MELD is the short form for the Model for End-Stage Liver Disease, a scoring system that is used for gauging prognosis and determining priority for receipt of a liver transplant.
The score was developed at Mayo’s clinic to predict mortality within three months of surgery in patients who had undergone a transjugular intrahepatic portosystemic shunt or TIPS procedure.
The score was originally developed at the Mayo Clinic and as called the Mayo End-stage Liver Disease score.
The score is now preferred over Child-Pugh Score which was earlier used for prioritizing the allocation of a liver transplant.
The score is used in patients more than 12 years old. In patients below 12 years, PELD score is used [see below]
After its success in the United States of America, MELD has been adopted globally for use in liver transplant.
MELD is also found useful in a wide range of chronic liver diseases.
How to Calculate MELD Score
MELD uses the patient’s values of
- Serum bilirubin
- Serum creatinine
- International normalized ratio or prothrombin time
It is calculated according to the following formula:
MELD = 3.78×ln[serum bilirubin (mg/dL)] + 11.2×ln[INR] + 9.57×ln[serum creatinine (mg/dL)] + 6.43
The scores are reported as whole numbers, so the result of the equation above is rounded.
Following modifications have been added by United Network for Organ Sharing
- For patients who underwent dialysis twice in the last 7 days, serum creatinine is taken 4.0
- For any value of any parameter less than 1, the rounding off is done to 1.0.
The calculated score is arranged in a subset of 10. A higher score means worse prognosis.
For each, 3-month observed mortality is assigned to each subset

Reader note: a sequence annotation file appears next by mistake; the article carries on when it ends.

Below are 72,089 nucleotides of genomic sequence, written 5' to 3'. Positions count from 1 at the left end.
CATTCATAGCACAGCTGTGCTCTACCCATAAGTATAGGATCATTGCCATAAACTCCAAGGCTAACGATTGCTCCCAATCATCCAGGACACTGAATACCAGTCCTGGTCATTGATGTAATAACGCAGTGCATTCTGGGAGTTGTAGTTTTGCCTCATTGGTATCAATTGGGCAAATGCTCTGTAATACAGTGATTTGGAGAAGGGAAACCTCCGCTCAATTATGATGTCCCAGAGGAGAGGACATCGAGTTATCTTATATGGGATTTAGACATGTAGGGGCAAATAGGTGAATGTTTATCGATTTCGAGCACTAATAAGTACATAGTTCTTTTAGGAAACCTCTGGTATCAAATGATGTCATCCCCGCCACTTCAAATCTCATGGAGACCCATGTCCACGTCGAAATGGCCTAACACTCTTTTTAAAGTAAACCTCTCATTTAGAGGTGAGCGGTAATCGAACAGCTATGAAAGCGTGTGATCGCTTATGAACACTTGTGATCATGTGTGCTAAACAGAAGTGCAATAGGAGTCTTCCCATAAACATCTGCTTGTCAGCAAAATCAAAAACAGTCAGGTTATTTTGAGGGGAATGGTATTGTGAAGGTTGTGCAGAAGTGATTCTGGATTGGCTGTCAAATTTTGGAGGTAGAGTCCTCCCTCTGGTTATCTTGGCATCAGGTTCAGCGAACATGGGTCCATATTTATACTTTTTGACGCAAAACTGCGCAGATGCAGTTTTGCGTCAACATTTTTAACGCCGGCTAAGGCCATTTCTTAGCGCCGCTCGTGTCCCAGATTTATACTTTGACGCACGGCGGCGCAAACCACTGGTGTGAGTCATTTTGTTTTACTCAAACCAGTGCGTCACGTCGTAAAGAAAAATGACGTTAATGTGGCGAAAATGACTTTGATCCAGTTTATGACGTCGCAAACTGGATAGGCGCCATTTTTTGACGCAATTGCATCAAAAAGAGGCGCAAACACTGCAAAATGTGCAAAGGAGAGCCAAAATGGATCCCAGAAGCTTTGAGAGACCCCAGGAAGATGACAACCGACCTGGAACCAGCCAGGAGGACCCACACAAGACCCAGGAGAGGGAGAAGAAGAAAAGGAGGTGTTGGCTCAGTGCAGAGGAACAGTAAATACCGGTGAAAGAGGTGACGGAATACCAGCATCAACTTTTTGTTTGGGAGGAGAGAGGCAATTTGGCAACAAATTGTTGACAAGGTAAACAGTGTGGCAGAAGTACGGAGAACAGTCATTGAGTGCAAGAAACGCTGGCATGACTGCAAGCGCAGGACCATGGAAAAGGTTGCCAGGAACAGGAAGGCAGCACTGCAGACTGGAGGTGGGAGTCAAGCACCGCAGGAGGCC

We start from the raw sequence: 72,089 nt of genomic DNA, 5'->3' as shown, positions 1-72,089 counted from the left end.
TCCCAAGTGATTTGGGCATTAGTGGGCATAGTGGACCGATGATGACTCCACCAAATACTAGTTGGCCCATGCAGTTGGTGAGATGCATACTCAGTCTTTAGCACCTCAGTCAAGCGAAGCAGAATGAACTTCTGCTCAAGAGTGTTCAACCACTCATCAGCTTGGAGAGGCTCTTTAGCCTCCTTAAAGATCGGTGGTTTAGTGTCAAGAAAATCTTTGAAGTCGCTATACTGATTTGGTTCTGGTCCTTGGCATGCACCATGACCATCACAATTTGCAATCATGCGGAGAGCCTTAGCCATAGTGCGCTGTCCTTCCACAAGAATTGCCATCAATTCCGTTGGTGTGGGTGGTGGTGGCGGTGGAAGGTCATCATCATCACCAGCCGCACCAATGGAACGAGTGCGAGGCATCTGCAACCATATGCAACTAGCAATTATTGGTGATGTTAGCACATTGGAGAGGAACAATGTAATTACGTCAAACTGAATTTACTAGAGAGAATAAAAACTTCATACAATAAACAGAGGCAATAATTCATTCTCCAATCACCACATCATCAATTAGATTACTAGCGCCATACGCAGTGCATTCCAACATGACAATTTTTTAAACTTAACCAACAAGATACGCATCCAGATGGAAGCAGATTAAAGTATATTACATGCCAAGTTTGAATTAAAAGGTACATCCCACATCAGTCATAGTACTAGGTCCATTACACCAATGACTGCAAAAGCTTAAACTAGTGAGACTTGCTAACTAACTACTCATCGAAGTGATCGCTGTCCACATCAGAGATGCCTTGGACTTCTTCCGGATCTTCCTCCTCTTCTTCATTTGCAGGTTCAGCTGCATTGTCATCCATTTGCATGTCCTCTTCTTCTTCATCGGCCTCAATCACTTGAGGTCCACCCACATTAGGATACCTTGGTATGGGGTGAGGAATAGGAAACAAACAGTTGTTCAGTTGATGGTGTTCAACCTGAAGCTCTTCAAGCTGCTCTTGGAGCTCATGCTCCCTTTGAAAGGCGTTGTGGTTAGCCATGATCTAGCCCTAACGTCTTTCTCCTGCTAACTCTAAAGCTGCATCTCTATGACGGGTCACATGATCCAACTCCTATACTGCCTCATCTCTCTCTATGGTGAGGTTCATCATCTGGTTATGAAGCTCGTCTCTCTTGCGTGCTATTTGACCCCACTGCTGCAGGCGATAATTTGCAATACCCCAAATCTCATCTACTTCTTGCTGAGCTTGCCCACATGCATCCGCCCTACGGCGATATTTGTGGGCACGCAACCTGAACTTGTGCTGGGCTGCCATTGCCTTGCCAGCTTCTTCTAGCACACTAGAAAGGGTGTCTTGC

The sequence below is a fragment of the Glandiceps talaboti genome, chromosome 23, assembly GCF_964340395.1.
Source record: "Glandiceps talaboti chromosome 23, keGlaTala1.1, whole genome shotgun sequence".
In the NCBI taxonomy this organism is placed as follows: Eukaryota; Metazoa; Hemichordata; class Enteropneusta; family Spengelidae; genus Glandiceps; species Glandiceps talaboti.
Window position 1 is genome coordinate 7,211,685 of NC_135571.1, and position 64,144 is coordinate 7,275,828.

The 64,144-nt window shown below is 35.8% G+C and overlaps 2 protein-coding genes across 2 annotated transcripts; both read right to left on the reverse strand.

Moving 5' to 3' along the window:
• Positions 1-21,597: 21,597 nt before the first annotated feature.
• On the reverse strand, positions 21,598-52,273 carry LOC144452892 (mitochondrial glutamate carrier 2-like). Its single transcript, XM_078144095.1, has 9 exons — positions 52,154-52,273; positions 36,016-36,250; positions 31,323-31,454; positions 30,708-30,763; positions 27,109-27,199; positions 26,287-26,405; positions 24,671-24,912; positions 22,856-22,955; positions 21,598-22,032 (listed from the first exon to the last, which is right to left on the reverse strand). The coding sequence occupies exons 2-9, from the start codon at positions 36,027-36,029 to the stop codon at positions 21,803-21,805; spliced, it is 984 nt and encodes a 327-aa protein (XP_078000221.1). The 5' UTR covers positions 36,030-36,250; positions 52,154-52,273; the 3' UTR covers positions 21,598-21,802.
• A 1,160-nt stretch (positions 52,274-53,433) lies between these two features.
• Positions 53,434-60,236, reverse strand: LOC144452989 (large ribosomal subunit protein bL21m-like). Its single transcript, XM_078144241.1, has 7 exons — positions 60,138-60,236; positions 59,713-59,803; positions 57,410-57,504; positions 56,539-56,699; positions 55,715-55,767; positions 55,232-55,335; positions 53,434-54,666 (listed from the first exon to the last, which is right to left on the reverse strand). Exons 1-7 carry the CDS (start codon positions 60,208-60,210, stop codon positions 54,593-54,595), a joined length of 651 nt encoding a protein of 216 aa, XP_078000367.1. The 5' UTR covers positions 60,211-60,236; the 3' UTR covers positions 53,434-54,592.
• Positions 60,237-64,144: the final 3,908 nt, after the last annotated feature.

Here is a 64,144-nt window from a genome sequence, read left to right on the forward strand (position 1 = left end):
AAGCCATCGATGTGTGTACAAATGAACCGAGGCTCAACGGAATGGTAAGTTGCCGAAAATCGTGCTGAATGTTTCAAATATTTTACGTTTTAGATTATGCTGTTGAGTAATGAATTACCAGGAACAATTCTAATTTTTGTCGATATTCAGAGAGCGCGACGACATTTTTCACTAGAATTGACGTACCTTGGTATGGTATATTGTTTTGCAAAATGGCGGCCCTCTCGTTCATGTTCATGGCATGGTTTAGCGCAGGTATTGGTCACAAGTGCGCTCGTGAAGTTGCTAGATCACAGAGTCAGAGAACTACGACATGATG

- 40 or more — 71.3% observed mortality
- 30–39 — 52.6% observed mortality
- 20–29 — 19.6% observed mortality
- 10–19 — 6.0% observed mortality
- <9 — 1.9% observed mortality
Depending on what the MELD score is, a recalculation is scheduled for monitoring purpose
- Less than 10: once a year.
- 11-18: every 3 months.
- 19-24: once a month.
- 25 or higher: every week.
It is a new score to assess the severity of chronic liver disease.
The score includes nine variables which are used to predict 3-month mortality after discharge from a cirrhosis-related admission. The variables include
- Total cholesterol
- White blood cell count
- Length of stay
- Total bilirubin
Later on, 7 factors were taken into consideration because of the lack of uniformity in-hospital stay length and total cholesterol measurements.
Uses of MELD Score
- For calculating prognosis and priority of end-stage liver patients
- For predicting long‐term survival in patients with cirrhosis
- Calculating prognosis of
- Variceal bleeding
- Infections in patients with cirrhosis
- Fulminant hepatic failure.
- Alcoholic hepatitis.
- Other chronic liver diseases.
MELD is not used in patients under 12 years of age. Instead, PELD score is used which stands for pediatric end-stage liver disease.
The calculation is similar to the MELD Score Calculation. Following factors are taken into account-
- Patient’s albumin
- International normalized ratio
- Patient’s age [whether the patient is less than one year old]
- Degree of growth failure
- PELD uses the patient’s values of serum bilirubin, serum albumin, the international normalized ratio or prothrombin time (INR), whether the patient is less than 1 year old, and whether the patient has growth failure (<-2 standard deviation) to predict survival. It is calculated according to the following formula
PELD = 4.80[Ln serum bilirubin (mg/dL)] + 18.57[Ln INR] – 6.87[Ln albumin (g/dL)] + 4.36(in less than1 year old) + 6.67(when growth failure is there)
A higher score means a more serious condition.
Online Calculators for MELD and PELD
There are many other sites offering this calculation which can be found via using your favorite search engine.
- Wiesner, RH, Kamath, PS, Malinchoc, M, Kremers, WK, Krom, RAF, Kim, WR. MELD and PELD: Application of survival models to liver allocation. Liver Transpl 2001; 7: 567– 580.
- Said, A, Williams, J, Holden, J, Remington, P, Gangnon, R, Musat, A, et al. Model for end‐stage liver disease score predicts mortality across a broad spectrum of liver disease. J Hepatol 2004; 40:897– 903.